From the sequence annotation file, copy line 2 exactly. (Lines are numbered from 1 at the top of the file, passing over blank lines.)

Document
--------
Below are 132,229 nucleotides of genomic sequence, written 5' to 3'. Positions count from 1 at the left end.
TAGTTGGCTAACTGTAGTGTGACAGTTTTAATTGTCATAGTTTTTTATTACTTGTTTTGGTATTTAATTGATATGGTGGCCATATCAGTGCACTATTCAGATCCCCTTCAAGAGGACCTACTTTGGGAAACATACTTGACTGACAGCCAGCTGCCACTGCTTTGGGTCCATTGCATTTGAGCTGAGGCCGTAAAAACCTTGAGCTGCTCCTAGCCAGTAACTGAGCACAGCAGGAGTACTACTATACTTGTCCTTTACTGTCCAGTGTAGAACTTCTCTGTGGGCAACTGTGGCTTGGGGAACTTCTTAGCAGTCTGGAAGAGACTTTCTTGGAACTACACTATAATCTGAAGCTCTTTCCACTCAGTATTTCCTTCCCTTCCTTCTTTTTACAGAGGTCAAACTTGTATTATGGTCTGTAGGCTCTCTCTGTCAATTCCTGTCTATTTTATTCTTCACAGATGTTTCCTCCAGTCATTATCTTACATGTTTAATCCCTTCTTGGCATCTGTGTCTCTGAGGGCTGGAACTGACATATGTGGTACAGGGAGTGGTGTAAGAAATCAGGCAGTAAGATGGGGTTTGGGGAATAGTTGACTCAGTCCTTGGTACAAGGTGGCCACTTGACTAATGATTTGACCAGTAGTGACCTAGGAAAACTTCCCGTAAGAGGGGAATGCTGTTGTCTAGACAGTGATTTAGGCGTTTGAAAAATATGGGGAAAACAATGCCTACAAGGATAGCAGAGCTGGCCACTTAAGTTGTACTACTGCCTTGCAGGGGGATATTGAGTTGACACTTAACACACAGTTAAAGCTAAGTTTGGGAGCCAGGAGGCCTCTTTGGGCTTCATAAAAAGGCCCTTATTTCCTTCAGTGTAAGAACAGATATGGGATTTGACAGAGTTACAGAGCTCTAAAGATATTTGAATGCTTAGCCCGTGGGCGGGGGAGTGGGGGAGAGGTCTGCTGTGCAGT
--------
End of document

TAGTTGGCTAACTGTAGTGTGACAGTTTTAATTGTCATAGTTTTTTATTACTTGTTTTGGTATTTAATTGATATGGTGGCCATATCAGTGCACTATTCAGATCCCCTTCAAGAGGACCTACTTTGGGAAACATACTTGACTGACAGCCAGCTGCCACTGCTTTGGGTCCATTGCATTTGAGCTGAGGCCGTAAAAACCTTGAGCTGCTCCTAGCCAGTAACTGAGCACAGCAGGAGTACTACTATACTTGTCCTTTACTGTCCAGTGTAGAACTTCTCTGTGGGCAACTGTGGCTTGGGGAACTTCTTAGCAGTCTGGAAGAGACTTTCTTGGAACTACACTATAATCTGAAGCTCTTTCCACTCAGTATTTCCTTCCCTTCCTTCTTTTTACAGAGGTCAAACTTGTATTATGGTCTGTAGGCTCTCTCTGTCAATTCCTGTCTATTTTATTCTTCACAGATGTTTCCTCCAGTCATTATCTTACATGTTTAATCCCTTCTTGGCATCTGTGTCTCTGAGGGCTGGAACTGACATATGTGGTACAGGGAGTGGTGTAAGAAATCAGGCAGTAAGATGGGGTTTGGGGAATAGTTGACTCAGTCCTTGGTACAAGGTGGCCACTTGACTAATGATTTGACCAGTAGTGACCTAGGAAAACTTCCCGTAAGAGGGGAATGCTGTTGTCTAGACAGTGATTTAGGCGTTTGAAAAATATGGGGAAAACAATGCCTACAAGGATAGCAGAGCTGGCCACTTAAGTTGTACTACTGCCTTGCAGGGGGATATTGAGTTGACACTTAACACACAGTTAAAGCTAAGTTTGGGAGCCAGGAGGCCTCTTTGGGCTTCATAAAAAGGCCCTTATTTCCTTCAGTGTAAGAACAGATATGGGATTTGACAGAGTTACAGAGCTCTAAAGATATTTGAATGCTTAGCCCGTGGGCGGGGGAGTGGGGGAGAGGTCTGCTGTGCAGT